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What to look for in short-term health insurance

The Savage Truth

Short-term health insurance policies have become more attractive, thanks to a federal rule change that now allows policies to be sold for almost a full year and possibly be extended for 36 months.

These short-term insurance policies are a great solution for anyone between jobs or who doesn’t have insurance coverage at work, or who wants to bridge a coverage gap until Medicare, or who cannot afford the ACA (aka, Obamacare) policies available because they do not qualify for a subsidy.

Here’s how short-term insurance plans work: They require limited medical underwriting and are not required to cover pre-existing medical conditions (as ACA plans must do). They do not cover maternity expenses, and most do not cover prescription drugs. They typically have a lifetime payout maximum.

These limitations are significant, but the policies do provide insurance coverage, beyond a deductible, for potentially expensive illnesses or accidents that arise during the coverage period. And most of these short-term plans allow access to your choice of physicians or hospitals.

The real attraction is the low cost. Short-term plans are typically less expensive than ACA plans, especially if you do not qualify for a subsidy. According to eHealthInsurance.com, the average cost of a short-term care plan sold on their site last year was $110 per month, compared to $440 per month for an ACA plan.

For comparison purposes, eHealth provided some examples for people in Chicago. (Monthly premiums for ACA and short-term plans are set by geographic location, and the examples below do not reflect subsidies.)

Female, age 45:

Lowest-cost Obamacare

(bronze) plan: $378.65

Lowest-cost short-term plan: $68.61

Male, age 26:

Lowest-cost Obamacare

(bronze) plans: $268.52

Lowest-cost short-term plan: $40.62

Last year, short-term plans were suddenly limited to three months, after which you would have to reapply for new coverage. If you incurred a medical condition during your short coverage period, you might not even qualify for a renewal. And you faced a new deductible for each three-month period.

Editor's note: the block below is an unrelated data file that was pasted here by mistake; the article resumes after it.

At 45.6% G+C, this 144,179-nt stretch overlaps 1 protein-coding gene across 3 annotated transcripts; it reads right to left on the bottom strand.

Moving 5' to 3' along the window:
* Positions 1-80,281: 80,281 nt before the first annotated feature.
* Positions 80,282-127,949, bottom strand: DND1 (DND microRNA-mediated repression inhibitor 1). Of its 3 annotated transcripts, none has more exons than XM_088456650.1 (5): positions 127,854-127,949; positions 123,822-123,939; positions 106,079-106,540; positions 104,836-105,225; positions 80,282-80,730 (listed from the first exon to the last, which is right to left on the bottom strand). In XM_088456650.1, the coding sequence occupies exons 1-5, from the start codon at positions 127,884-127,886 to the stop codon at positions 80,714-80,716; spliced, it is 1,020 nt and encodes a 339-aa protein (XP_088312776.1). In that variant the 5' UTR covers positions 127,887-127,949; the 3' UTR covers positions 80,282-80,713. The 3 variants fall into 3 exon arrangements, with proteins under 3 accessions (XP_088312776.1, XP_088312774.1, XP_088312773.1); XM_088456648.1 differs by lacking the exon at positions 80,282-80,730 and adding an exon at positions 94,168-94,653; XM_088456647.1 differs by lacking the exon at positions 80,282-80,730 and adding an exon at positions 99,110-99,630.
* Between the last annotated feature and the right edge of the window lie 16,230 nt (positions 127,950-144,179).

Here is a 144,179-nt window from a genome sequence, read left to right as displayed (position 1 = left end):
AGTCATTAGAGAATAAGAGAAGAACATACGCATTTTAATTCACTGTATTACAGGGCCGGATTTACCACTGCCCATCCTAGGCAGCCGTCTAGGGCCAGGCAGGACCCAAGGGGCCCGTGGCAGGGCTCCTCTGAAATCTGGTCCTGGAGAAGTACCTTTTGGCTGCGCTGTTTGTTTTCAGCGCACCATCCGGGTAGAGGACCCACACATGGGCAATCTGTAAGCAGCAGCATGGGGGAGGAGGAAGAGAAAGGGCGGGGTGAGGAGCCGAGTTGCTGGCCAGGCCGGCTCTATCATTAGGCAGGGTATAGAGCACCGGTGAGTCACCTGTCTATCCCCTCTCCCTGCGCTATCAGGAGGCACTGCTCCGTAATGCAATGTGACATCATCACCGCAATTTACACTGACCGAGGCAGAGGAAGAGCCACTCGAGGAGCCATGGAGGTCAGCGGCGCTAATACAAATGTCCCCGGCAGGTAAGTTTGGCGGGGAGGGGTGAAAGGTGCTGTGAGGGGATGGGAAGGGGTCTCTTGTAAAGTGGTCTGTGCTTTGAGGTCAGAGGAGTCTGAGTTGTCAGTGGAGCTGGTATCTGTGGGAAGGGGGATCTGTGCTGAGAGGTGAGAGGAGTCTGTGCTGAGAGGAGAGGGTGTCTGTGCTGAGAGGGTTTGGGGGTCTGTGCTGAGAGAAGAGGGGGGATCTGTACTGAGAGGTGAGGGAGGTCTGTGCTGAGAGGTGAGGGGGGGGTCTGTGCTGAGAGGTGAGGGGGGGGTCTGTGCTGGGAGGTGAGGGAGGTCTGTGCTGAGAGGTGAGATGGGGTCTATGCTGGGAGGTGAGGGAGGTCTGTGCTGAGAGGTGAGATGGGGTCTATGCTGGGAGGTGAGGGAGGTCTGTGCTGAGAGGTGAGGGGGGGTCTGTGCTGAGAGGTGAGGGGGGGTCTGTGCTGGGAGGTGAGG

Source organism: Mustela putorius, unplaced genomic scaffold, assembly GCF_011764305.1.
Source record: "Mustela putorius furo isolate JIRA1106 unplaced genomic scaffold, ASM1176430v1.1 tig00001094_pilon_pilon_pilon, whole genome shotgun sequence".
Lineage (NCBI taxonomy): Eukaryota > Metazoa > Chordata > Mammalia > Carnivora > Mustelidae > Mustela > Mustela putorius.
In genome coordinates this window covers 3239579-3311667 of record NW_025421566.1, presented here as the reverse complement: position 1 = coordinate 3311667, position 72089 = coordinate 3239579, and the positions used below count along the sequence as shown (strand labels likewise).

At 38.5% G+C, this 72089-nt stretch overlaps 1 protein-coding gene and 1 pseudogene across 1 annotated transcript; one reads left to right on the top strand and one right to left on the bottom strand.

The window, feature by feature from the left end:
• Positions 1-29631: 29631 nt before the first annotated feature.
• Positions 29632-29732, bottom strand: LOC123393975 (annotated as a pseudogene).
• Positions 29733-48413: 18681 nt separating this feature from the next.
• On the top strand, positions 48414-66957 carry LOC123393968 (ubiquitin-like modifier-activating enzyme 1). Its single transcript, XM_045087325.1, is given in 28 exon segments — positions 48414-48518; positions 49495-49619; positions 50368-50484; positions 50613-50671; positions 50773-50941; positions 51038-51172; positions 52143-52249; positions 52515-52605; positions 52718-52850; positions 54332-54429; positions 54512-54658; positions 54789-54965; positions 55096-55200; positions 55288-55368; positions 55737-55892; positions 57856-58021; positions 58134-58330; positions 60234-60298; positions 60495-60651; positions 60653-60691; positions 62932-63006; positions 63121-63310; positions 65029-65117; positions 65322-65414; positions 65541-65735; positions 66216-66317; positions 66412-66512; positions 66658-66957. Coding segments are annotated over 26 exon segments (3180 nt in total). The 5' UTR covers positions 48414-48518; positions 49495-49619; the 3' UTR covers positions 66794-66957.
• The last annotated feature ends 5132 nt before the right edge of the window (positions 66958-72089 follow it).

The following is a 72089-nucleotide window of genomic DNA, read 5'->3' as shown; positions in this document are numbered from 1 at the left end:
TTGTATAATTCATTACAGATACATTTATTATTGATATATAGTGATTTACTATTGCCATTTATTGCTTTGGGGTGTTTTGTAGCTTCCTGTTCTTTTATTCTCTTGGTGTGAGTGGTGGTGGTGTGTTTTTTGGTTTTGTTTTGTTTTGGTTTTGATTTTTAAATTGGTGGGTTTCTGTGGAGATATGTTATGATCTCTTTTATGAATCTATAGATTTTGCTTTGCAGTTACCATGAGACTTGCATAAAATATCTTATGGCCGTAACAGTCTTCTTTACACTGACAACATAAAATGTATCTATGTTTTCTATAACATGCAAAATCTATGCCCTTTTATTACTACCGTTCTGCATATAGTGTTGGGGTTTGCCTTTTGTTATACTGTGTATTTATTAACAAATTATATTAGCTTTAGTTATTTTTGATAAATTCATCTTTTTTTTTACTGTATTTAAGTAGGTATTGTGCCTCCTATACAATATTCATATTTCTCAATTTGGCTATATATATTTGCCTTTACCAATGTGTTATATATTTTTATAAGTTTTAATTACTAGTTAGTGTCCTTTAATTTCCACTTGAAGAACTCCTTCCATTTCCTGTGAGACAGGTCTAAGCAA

Now that the 90-day limitation has been rescinded, the initial short-term coverage period has been returned to 364 days (each state can set limitations), and the policy can be renewed up to 36 months. Each insurer may have different wording, so be sure to check the renewal limitations and qualification limits when considering such a plan.

Now that there is no longer a fine or penalty for not using the ACA plans, more unsubsidized health insurance buyers are likely to shop around for coverage.

The first step is to see if you would qualify for a subsidy under the ACA, which can reduce the cost substantially. The ACA plans likely afford broader coverage than most short-term plans, as well as coverage for those with pre-existing conditions.

Monthly premiums for ACA plans are brutal for those who do not get a subsidy. Those premiums have risen dramatically in the past two years, although increases are expected to moderate for 2019. So it’s worth checking out the coverages and qualifications of short-term healthcare plans instead of going without any coverage.

Several websites offer comparison tools so you can search ACA products and short-term policies, including on www.HealthPocket.com and www.AgileHealthInsurance.com.

The market for short-term health policies is about to expand dramatically, especially if ACA premiums rise again. Although many insurers will likely create new short-term plans to satisfy the demand, this is the time to start your comparison shopping and prepare for the year ahead. And that’s The Savage Truth.

Terry Savage is a registered investment adviser and the author of four best-selling books, including “The Savage Truth on Money.” She responds to questions on her blog at TerrySavage.com.

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